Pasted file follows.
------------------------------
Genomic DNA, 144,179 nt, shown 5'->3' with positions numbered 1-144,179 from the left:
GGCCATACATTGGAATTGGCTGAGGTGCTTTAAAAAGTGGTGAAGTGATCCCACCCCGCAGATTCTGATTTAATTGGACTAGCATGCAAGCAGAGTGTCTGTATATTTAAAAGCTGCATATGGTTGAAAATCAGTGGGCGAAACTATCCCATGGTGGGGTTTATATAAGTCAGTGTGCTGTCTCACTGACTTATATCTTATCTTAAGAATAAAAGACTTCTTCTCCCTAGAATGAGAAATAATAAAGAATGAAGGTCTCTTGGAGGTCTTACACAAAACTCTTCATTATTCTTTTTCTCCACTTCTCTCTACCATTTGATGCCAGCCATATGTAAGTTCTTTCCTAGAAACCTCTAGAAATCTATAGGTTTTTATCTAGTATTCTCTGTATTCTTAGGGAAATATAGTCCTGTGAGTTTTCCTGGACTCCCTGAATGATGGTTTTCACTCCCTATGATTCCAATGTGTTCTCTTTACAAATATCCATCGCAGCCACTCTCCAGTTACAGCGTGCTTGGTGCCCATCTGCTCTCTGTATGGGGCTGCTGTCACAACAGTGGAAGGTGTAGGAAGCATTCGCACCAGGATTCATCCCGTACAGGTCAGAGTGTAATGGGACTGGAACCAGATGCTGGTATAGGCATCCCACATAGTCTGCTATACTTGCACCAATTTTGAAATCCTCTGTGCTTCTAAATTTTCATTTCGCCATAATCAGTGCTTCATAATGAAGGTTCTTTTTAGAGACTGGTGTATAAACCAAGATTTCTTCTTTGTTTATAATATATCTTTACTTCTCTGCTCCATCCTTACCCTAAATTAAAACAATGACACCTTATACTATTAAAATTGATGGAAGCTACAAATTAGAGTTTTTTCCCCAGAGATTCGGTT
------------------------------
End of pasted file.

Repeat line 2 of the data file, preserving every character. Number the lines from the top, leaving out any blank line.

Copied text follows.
GGCCATACATTGGAATTGGCTGAGGTGCTTTAAAAAGTGGTGAAGTGATCCCACCCCGCAGATTCTGATTTAATTGGACTAGCATGCAAGCAGAGTGTCTGTATATTTAAAAGCTGCATATGGTTGAAAATCAGTGGGCGAAACTATCCCATGGTGGGGTTTATATAAGTCAGTGTGCTGTCTCACTGACTTATATCTTATCTTAAGAATAAAAGACTTCTTCTCCCTAGAATGAGAAATAATAAAGAATGAAGGTCTCTTGGAGGTCTTACACAAAACTCTTCATTATTCTTTTTCTCCACTTCTCTCTACCATTTGATGCCAGCCATATGTAAGTTCTTTCCTAGAAACCTCTAGAAATCTATAGGTTTTTATCTAGTATTCTCTGTATTCTTAGGGAAATATAGTCCTGTGAGTTTTCCTGGACTCCCTGAATGATGGTTTTCACTCCCTATGATTCCAATGTGTTCTCTTTACAAATATCCATCGCAGCCACTCTCCAGTTACAGCGTGCTTGGTGCCCATCTGCTCTCTGTATGGGGCTGCTGTCACAACAGTGGAAGGTGTAGGAAGCATTCGCACCAGGATTCATCCCGTACAGGTCAGAGTGTAATGGGACTGGAACCAGATGCTGGTATAGGCATCCCACATAGTCTGCTATACTTGCACCAATTTTGAAATCCTCTGTGCTTCTAAATTTTCATTTCGCCATAATCAGTGCTTCATAATGAAGGTTCTTTTTAGAGACTGGTGTATAAACCAAGATTTCTTCTTTGTTTATAATATATCTTTACTTCTCTGCTCCATCCTTACCCTAAATTAAAACAATGACACCTTATACTATTAAAATTGATGGAAGCTACAAATTAGAGTTTTTTCCCCAGAGATTCGGTT